If you plan to leave money to any of the following people, you should consider creating trusts for their benefit: 

  • Young or Minor Beneficiaries – individual under the age of 18 cannot legally own assets so they need someone to do that on their behalf until they are no longer minors, but even then, do you want to turn over a large inheritance to an 18-year-old?
  • Special Needs Beneficiaries that are receiving governmental benefits -Leaving money directly to these individuals may disqualify them from those benefits until the inheritance is fully spent.
  • Beneficiaries with addiction issues – Could you be endangering an individual if he or she has a history of addiction by giving them a large sum of money?
  • Beneficiaries that are not good with managing money or have significant creditors – Are you concerned that the inheritance would be spent quickly or used to satisfy old debts of the beneficiary?
  • Beneficiaries that may get divorced in the future – Without planning by you and likely your beneficiary, an inheritance prior to a divorce could end up in the hands of a soon to be ex-in-law.  Likely not what you have in mind for your family.   

Whatever you ultimately decide, it is critical to work with an estate planning attorney to ensure you understand the impact of your estate plan, the terms and conditions that will carry out your estate planning goals, and how to properly educate your beneficiaries about your legacy. 


This week’s Ask Annex comes from James, who asks:

Do I need to take an RMD this year?  If so, what’s the best time to take it?


We asked Annex Wealth Management’s Eric Strom, CFP®:

There have been a number of changes to the rules regarding required minimum distributions (RMDs) over the last few years. As you may recall, the CARES Act waived RMDs in 2020. However, RMDs are once again required in 2021. Because of the SECURE Act of 2019, RMDs now begin at age 72 for those born after June 30, 1949.  

For those who haven’t started RMD’s yet, you will be faced with this obligation starting in the year you turn age 72. Distributions are required from traditional IRAs and certain employer-sponsored retirement accounts such as 401(k)s, 403(b)s, or 457(b)s.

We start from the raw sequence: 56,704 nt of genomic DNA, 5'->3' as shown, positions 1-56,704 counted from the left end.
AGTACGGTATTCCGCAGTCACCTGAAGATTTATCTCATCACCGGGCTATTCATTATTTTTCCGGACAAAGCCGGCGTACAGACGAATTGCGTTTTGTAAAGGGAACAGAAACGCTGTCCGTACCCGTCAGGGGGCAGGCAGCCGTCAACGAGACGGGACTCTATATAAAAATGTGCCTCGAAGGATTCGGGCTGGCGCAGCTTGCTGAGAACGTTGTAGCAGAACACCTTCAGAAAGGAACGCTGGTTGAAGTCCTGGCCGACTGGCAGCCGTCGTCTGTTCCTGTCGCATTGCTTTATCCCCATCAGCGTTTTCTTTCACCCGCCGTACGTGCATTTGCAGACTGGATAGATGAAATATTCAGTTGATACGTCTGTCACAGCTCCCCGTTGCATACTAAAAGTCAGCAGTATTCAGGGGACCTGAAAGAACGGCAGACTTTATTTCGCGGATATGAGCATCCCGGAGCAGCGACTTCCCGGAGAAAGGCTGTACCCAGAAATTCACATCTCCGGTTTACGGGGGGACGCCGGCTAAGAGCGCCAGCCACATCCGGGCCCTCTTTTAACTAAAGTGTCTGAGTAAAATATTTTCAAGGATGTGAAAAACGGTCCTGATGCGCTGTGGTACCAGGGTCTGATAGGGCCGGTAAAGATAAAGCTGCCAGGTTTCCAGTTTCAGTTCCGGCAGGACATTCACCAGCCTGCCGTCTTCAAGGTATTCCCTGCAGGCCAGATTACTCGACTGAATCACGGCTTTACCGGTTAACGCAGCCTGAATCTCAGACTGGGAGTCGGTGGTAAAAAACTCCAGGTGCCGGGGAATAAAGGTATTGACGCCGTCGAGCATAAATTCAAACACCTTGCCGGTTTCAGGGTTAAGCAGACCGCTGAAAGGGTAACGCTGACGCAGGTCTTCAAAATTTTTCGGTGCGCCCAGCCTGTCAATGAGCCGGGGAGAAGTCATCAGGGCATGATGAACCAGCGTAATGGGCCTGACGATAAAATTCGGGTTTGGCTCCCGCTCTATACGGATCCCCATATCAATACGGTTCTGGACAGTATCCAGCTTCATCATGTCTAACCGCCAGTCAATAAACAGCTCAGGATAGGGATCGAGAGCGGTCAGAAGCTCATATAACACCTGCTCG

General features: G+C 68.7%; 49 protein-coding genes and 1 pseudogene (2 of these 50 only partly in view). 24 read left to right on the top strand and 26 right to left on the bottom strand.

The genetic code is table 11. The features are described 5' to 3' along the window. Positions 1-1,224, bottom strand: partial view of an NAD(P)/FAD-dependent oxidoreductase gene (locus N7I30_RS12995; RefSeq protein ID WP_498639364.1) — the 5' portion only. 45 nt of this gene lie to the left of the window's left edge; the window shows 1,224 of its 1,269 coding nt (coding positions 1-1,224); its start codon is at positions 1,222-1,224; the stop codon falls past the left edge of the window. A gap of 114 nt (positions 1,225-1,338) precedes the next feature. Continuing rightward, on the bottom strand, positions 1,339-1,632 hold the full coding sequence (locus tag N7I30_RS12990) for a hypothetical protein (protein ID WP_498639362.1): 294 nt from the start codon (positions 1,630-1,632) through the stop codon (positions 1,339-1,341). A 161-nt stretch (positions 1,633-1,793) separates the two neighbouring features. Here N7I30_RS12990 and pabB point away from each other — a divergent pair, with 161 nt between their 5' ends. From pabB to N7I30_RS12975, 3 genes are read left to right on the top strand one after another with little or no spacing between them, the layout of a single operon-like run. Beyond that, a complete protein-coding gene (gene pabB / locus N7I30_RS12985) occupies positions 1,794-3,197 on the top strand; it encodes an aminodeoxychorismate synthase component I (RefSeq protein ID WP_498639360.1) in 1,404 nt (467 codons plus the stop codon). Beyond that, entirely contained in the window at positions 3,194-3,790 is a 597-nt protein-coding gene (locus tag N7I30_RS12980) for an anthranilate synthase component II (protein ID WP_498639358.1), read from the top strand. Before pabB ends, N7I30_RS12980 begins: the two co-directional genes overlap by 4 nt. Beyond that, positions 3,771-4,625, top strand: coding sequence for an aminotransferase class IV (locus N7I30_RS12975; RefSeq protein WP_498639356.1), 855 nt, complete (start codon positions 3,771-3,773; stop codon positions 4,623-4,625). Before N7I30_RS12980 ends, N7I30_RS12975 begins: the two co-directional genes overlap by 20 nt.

Some investors like to take their RMD towards the end of the year to let their account grow tax-deferred for as long as possible before taking funds out. One unexpected downside to waiting is that you leave your heirs with a small window to take RMDs if you died during the year. You can alleviate this concern by taking your RMD early in the year. Another advantage of taking it early is to avoid any penalties that can be incurred by forgetting to take your RMD.  

The IRS imposes a whopping 50% penalty on any portion of the RMD that is not taken by the end of the year. For example, if you have an $8,000 RMD and you don’t take the distribution by year-end, you would be subject to a $4,000 penalty.  

Contact your financial professional today to ensure your RMD has been taken and avoid unwanted penalties. If you’re an Annex client, we’re ready to answer your questions. Getting your distribution request in early allows time to double-check that your RMD has been satisfied and to make any necessary adjustments before the end of the year. 

      Eric Strom, CFP®

      Financial Planning Manager

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      Does Your Advisor Give Unbiased Insurance Advice?

      At Annex Wealth Management, we’ll help you evaluate protection needs and determine the most efficient methods to address risks as a part of your comprehensive financial plan. We can help review your existing policies, and when needed, connect you with professional resources we trust to address your insurance needs.

      • Comprehensive reviews of existing life insurance, annuities, long-term care insurance or other products
      • Insurance planning specific to high-net-worth families and individuals
      • Self-insuring as a strategy
      • Advanced life insurance planning
      • Property and casualty insurance review with our dedicated insurance partners

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      Squid Game: Netflix’s Most Popular Show, Ever


      September US Homebuilding Drop Amid Labor & Material Shortages


      What’s Inflation? | Inflation Definition

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      Annex Wealth Management provides free workshops, open to the public, on key wealth management topics.

      Each week, we provide links to register for upcoming events.